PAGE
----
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I have a binary tree function with 3 pieces of data in each node. They are classified by id numbers. They also hold "Name" and "Mark"

A certain function I'm having problem with is a name searching function, it looks like this:

def findName(tree,name):
    if tree==None:
        return None
    elif tree['name']==name:
        return True

I can always find the first name in a tree, but i can't find any onwards. If I input findName(tree['right'],name) in the python idle I get true if the name is in the tree.

any help would be appreciated

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3 Answers 3

up vote 3 down vote accepted

the only way for a function to actually return some data, is if it itself uses a return statement. Your else: suite doesn't contain any return statements.

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First off I love the username. :P and Yeah I assumed that since it was recursive it would be returning the True. Thank you. –  Unknown Apr 10 '12 at 22:17

on the else you would have to do something like:

return findName(tree['right'],name) or findName(tree['left'],name)

so that it searches in both branches and if it finds it in any of those branches the return value will be True

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I believe there are opensource binary search tree modules available; if your goal is to learn about BST's, by all means write your own, but if you're working on something that is amenable to opensource, you might want to try a canned module that's already been tested and debugged.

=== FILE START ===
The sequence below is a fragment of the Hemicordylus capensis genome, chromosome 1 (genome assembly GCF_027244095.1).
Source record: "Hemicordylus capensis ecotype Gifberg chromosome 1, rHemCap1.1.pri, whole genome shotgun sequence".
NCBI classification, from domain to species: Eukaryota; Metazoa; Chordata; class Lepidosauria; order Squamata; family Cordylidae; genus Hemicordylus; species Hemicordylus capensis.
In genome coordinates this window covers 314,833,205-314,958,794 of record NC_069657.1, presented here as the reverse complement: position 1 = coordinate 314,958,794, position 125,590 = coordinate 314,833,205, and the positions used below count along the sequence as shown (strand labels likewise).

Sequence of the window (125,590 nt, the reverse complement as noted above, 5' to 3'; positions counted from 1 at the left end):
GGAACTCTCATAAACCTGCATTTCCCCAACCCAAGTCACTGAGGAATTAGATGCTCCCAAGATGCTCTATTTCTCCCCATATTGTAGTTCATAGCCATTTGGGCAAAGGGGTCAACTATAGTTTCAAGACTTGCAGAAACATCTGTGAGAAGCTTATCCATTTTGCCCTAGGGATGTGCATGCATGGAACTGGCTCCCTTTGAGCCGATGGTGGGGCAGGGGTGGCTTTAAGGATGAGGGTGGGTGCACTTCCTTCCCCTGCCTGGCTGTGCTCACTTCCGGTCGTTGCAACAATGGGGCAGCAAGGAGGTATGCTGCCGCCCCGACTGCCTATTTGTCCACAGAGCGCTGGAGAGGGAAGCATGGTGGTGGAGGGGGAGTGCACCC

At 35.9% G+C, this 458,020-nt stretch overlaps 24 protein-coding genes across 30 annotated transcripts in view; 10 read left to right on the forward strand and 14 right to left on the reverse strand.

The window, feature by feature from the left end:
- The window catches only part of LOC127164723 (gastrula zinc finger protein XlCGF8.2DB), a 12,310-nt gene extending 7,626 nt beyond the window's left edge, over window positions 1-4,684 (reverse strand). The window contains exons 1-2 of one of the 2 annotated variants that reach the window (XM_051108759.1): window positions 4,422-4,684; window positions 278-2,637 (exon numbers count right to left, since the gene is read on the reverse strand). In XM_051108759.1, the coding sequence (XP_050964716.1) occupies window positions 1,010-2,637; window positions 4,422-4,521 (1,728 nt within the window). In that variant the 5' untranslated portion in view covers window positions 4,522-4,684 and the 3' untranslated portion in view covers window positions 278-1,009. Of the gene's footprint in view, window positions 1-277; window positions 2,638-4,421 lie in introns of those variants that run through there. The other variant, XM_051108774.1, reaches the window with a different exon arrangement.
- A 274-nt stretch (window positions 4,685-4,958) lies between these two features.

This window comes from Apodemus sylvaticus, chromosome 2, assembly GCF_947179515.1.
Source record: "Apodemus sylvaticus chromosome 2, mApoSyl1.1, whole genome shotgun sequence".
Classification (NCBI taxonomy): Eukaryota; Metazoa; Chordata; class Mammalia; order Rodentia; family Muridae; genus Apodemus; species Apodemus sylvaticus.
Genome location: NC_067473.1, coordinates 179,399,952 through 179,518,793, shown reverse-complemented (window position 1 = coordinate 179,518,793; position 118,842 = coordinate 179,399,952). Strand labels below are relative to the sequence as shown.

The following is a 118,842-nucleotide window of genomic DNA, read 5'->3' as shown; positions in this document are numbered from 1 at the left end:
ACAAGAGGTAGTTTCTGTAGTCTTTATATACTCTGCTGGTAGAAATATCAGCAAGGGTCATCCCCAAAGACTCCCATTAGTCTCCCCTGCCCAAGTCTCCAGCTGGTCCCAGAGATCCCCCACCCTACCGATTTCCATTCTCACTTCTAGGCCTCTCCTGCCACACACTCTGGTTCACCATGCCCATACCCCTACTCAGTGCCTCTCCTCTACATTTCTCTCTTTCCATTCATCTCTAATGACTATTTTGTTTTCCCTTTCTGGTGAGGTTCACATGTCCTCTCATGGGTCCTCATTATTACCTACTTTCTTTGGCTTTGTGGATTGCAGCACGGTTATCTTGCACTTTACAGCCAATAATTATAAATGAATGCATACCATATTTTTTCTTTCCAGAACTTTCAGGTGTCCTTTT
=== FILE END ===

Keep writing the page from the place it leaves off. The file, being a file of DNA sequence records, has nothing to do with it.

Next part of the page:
I have something kind of like a BST for Python at http://stromberg.dnsalias.org/~strombrg/treap/ . It's actually a variant of a BST that doesn't require keys to be fed to the BST in a random order - it uses a random value on each node to scatter things. To the programmer, it looks like a dictionary except the keys come back sorted when you iterate over them, and lookups aren't as fast as a dictionary (hash).

Treaps were discovered back in the late 80's, I believe, so they're a relatively recent bit of CS. They're a very well-rounded datastructure; the more different ways you access the same data, the better off you are likely to be with a treap.

Actually, from what you've described, you might even be better served by just a dictionary (hash table) where the keys are your names.

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